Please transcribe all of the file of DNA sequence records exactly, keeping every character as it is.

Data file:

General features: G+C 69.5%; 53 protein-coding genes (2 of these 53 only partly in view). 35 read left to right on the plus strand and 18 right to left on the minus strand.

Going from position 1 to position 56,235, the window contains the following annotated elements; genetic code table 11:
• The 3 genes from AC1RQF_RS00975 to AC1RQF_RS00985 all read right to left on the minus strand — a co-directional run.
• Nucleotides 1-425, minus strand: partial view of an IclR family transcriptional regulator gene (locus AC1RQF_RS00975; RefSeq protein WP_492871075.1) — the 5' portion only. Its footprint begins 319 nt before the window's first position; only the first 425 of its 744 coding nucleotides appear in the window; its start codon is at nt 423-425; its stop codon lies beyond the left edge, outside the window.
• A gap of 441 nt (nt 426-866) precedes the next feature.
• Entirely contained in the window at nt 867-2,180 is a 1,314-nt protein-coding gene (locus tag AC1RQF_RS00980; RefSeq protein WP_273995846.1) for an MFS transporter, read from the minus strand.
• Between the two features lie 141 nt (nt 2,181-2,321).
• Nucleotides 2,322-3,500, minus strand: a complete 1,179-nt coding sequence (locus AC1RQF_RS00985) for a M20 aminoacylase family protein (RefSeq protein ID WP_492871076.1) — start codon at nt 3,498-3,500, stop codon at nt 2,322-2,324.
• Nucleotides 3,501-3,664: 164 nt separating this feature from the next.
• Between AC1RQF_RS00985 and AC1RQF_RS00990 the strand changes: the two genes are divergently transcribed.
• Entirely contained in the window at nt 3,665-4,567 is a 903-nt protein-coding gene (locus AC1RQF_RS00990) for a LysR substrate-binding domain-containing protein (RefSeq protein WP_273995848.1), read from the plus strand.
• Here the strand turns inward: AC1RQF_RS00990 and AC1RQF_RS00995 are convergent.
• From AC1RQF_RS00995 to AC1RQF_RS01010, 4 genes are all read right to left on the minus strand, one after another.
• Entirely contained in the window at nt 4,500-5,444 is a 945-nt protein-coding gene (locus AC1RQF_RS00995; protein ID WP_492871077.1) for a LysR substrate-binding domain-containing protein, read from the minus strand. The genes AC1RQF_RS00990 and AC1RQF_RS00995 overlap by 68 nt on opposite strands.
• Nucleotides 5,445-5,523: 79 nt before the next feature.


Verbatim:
General features: G+C 69.5%; 53 protein-coding genes (2 of these 53 only partly in view). 35 read left to right on the plus strand and 18 right to left on the minus strand.

Going from position 1 to position 56,235, the window contains the following annotated elements; genetic code table 11:
• The 3 genes from AC1RQF_RS00975 to AC1RQF_RS00985 all read right to left on the minus strand — a co-directional run.
• Nucleotides 1-425, minus strand: partial view of an IclR family transcriptional regulator gene (locus AC1RQF_RS00975; RefSeq protein WP_492871075.1) — the 5' portion only. Its footprint begins 319 nt before the window's first position; only the first 425 of its 744 coding nucleotides appear in the window; its start codon is at nt 423-425; its stop codon lies beyond the left edge, outside the window.
• A gap of 441 nt (nt 426-866) precedes the next feature.
• Entirely contained in the window at nt 867-2,180 is a 1,314-nt protein-coding gene (locus tag AC1RQF_RS00980; RefSeq protein WP_273995846.1) for an MFS transporter, read from the minus strand.
• Between the two features lie 141 nt (nt 2,181-2,321).
• Nucleotides 2,322-3,500, minus strand: a complete 1,179-nt coding sequence (locus AC1RQF_RS00985) for a M20 aminoacylase family protein (RefSeq protein ID WP_492871076.1) — start codon at nt 3,498-3,500, stop codon at nt 2,322-2,324.
• Nucleotides 3,501-3,664: 164 nt separating this feature from the next.
• Between AC1RQF_RS00985 and AC1RQF_RS00990 the strand changes: the two genes are divergently transcribed.
• Entirely contained in the window at nt 3,665-4,567 is a 903-nt protein-coding gene (locus AC1RQF_RS00990) for a LysR substrate-binding domain-containing protein (RefSeq protein WP_273995848.1), read from the plus strand.
• Here the strand turns inward: AC1RQF_RS00990 and AC1RQF_RS00995 are convergent.
• From AC1RQF_RS00995 to AC1RQF_RS01010, 4 genes are all read right to left on the minus strand, one after another.
• Entirely contained in the window at nt 4,500-5,444 is a 945-nt protein-coding gene (locus AC1RQF_RS00995; protein ID WP_492871077.1) for a LysR substrate-binding domain-containing protein, read from the minus strand. The genes AC1RQF_RS00990 and AC1RQF_RS00995 overlap by 68 nt on opposite strands.
• Nucleotides 5,445-5,523: 79 nt before the next feature.